Postgraduate Scholarship Holders 2018-19


Wen Pin Leow
Ertegun Graduate Scholar, University of Oxford, studying for an MSt in Theology (New Testament)

I arrived in Oxford for postgraduate training knowing that I would one day return to Singapore to serve the Church by teaching in a Christian seminary. Hence, one question at the top of my mind when I began my studies was how I could equip myself to serve my students more effectively, most of whom come from churches across Asia. In their countries, the question of how Christians should relate to Muslims is not an academic question but rather one that challenges them on a daily basis. The issue for them is not just to learn about Islam, but to learn how to learn about Islam. How can we do so without ending up in shallow caricature? How can we do so through authentic relationships? How can we do so without papering over our differences, but exhibiting generosity amid our differences? Having now convened and facilitated a few Qur’an and Bible study sessions with warm-hearted Muslims and Christians at CMCS, I can now say that CMCS is indeed the ideal place to learn all of that. The sessions have been theologically stimulating, kind in spirit, and a lot of fun. These experiences will transform the way I teach in seminary.

Read more about Wen Pin


Saqib Hussain
DPhil Scholar, Oriental Studies, University of Oxford  M. Phil. Islamic Studies (Oxford)

My own interest in Biblical studies and Christian-Muslim relations was a direct result of my Qur’anic studies. As my own understanding of what the Qur’an has to say about and what it says in light of the earlier Biblical tradition has developed, I have become ever more convinced that the Qur’an is encouraging believers to see themselves as part of a single, larger Abrahamic scriptural community. There are of course differences between the Abrahamic faiths, but then there are differences within each Abrahamic faith too. Nonetheless, it is perfectly natural and productive for Sunnis and Shias to sit together, or Protestants and Catholics, or Orthodox and Reform Jews, to discuss and try to get to the core of what our respective religions want from us. So I believe it is equally desirable and productive for Muslims, Christians, and Jews to break bread together and jointly consider what God wants from us all, the spiritual heirs of Abraham.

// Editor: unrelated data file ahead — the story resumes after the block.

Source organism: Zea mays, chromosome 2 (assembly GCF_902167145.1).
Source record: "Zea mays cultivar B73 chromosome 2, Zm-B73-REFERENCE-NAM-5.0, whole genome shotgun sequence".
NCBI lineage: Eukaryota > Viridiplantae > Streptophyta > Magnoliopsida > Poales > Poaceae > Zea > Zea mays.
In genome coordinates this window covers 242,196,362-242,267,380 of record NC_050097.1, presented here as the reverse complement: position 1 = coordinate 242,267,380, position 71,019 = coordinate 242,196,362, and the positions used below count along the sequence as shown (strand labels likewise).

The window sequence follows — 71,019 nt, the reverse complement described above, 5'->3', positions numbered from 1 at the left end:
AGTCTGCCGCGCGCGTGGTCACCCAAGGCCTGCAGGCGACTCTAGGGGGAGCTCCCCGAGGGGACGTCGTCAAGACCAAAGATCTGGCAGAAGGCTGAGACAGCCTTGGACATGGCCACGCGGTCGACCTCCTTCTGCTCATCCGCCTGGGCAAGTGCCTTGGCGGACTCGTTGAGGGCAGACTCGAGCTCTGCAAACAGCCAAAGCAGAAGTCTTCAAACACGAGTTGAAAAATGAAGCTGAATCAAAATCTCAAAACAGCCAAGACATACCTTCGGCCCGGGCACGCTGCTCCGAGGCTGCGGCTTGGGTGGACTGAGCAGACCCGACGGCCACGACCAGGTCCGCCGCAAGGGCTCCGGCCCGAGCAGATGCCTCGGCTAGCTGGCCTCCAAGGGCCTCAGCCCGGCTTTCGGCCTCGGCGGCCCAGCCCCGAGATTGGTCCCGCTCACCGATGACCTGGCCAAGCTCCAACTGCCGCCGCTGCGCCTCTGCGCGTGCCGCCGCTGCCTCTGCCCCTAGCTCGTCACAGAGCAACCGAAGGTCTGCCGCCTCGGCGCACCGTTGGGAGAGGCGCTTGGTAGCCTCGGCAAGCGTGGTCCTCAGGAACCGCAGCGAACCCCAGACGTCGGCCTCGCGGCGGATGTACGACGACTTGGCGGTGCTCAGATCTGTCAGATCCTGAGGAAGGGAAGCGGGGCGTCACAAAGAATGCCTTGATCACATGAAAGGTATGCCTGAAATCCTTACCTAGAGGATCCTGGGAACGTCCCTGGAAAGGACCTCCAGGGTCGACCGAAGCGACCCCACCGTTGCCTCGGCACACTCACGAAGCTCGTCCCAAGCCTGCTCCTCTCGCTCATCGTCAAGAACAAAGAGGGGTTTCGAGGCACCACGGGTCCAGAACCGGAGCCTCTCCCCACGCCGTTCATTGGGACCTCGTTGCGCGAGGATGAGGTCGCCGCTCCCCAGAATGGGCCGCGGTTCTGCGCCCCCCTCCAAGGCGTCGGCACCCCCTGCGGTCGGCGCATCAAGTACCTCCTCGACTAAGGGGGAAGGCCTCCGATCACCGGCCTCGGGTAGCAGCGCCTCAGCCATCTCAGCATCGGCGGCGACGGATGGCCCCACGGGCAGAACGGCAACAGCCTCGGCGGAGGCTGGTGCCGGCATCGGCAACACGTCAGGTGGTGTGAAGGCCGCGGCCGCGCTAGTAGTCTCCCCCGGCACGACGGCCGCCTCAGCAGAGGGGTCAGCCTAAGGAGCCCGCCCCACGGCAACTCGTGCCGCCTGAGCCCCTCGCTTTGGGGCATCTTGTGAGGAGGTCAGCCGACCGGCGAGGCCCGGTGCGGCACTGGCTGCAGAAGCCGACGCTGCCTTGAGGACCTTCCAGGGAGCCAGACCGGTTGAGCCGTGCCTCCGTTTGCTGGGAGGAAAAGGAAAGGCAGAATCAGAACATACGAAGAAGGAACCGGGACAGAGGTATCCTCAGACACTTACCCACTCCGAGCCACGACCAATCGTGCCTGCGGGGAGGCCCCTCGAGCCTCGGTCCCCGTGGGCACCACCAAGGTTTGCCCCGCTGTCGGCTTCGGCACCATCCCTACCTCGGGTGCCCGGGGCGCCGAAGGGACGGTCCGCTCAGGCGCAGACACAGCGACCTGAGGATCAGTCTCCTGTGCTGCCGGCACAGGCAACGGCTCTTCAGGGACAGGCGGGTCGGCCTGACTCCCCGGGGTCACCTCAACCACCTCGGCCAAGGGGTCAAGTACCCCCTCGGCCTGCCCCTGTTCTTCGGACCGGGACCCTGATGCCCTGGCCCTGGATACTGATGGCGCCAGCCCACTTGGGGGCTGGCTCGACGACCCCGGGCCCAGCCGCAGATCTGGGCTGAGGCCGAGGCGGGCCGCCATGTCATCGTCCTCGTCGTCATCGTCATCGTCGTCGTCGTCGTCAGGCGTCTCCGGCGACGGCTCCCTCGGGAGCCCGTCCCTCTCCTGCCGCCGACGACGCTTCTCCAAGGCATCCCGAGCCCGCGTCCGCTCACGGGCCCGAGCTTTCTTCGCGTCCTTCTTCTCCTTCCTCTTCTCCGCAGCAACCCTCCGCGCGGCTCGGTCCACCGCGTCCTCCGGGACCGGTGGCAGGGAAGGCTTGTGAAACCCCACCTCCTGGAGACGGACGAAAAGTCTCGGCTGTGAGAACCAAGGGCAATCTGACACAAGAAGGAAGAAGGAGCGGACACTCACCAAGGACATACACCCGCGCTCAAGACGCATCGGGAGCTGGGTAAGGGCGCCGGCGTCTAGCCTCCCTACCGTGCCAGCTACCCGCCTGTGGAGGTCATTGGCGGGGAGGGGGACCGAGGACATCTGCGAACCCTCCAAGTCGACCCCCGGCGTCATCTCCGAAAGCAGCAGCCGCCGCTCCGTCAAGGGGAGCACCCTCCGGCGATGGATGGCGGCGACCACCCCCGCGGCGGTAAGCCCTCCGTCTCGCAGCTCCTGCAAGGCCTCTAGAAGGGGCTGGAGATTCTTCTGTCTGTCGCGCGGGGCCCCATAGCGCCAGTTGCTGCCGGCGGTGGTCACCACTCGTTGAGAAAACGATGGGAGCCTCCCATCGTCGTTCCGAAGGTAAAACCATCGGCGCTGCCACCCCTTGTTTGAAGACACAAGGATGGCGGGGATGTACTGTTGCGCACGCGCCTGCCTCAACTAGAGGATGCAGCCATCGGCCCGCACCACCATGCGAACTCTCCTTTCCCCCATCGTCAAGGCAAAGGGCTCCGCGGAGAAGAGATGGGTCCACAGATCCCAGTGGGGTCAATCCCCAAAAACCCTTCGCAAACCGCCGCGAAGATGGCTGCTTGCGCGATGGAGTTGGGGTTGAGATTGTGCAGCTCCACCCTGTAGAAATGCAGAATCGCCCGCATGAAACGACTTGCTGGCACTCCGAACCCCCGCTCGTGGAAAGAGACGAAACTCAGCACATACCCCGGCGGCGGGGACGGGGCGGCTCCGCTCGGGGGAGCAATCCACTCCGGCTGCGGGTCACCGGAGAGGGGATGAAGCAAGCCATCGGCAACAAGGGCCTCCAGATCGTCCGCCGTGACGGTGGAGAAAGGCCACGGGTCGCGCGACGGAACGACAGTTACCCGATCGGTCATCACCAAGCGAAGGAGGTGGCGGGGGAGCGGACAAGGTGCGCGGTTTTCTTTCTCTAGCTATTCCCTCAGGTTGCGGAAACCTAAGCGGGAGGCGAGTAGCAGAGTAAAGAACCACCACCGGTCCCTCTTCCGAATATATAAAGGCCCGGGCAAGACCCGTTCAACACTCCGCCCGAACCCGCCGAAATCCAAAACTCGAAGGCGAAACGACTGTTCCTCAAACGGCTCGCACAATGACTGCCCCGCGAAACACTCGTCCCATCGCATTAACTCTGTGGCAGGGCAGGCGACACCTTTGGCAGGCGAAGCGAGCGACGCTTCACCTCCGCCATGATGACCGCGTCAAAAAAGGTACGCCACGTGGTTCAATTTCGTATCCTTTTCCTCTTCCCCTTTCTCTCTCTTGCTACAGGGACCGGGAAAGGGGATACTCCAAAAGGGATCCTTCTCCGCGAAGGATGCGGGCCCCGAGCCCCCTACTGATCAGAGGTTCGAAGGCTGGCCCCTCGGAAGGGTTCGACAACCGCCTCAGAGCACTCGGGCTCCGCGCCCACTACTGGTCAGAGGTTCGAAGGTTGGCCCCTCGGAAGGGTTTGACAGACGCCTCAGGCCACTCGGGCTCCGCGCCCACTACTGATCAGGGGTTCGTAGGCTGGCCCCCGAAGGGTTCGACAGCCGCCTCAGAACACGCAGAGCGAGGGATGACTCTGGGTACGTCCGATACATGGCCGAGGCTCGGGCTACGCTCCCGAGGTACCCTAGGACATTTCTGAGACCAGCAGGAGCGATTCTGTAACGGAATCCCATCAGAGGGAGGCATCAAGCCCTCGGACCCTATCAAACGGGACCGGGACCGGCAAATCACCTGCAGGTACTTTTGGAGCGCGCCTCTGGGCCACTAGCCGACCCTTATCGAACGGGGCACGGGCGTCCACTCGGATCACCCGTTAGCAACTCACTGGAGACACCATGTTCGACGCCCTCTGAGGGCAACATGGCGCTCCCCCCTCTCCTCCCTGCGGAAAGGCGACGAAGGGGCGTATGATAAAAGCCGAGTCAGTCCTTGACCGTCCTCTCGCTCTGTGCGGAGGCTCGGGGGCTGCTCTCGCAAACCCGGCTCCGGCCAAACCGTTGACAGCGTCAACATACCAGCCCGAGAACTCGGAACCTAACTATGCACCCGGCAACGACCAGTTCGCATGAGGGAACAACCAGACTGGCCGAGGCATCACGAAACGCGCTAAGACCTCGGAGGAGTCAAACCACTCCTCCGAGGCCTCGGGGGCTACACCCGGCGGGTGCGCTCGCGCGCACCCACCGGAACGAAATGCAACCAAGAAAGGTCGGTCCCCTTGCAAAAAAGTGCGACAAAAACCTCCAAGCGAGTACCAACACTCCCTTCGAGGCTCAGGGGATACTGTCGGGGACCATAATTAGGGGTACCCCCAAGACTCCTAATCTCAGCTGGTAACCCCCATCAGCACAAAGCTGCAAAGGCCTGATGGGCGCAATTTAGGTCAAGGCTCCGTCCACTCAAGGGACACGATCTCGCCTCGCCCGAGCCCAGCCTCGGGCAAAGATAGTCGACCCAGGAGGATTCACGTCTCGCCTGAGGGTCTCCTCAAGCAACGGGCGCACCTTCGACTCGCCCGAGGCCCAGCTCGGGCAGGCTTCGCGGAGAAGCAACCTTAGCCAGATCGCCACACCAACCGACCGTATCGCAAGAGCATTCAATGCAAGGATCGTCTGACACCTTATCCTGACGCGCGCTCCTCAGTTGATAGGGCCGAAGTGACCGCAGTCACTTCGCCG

Find Saqib on LinkedIn

CMCS Research Associates


Dr John Chesworth
Research Associate
B.Ed. (Durham), B.A. (Trinity College, Bristol/CNAA), M.A., Ph.D. (Birmingham)

John is Research Officer for the  Christian-Muslim Relations: A Bibliographical History 1500-1900 (CMR1914), and a member of the School of Philosophy, Theology and Religion, at the University of Birmingham. He is also a member of the Faculty of Theology and Religion at the University of Oxford and an Honorary Research Fellow at St Stephen’s House, Oxford. His research interests include Islam and Christianity in Africa and Muslims in Europe.

See John’s publications


Dr Shabbir Akthar
Research Associate
B.A., M.A. (Cantab), Ph.D. (Calgary, Alberta)

Shabbir is a Muslim scholar who holds a doctorate in the Philosophy of Religion and was a Fellow at CMCS from 2013 to 2018. After working in British race relations, he taught philosophy of religion and comparative religions in an Islamic university in Malaysia for four years, and for a decade in Old Dominion University in Virginia, USA. Currently he is an associate member of the Faculty of Theology and Religion at the University of Oxford.  He has published widely on Islam and Christianity. His articles have appeared both in academic journals and in the national press. Several of his books have been translated into the major Islamic languages.

See Shabbir’s publications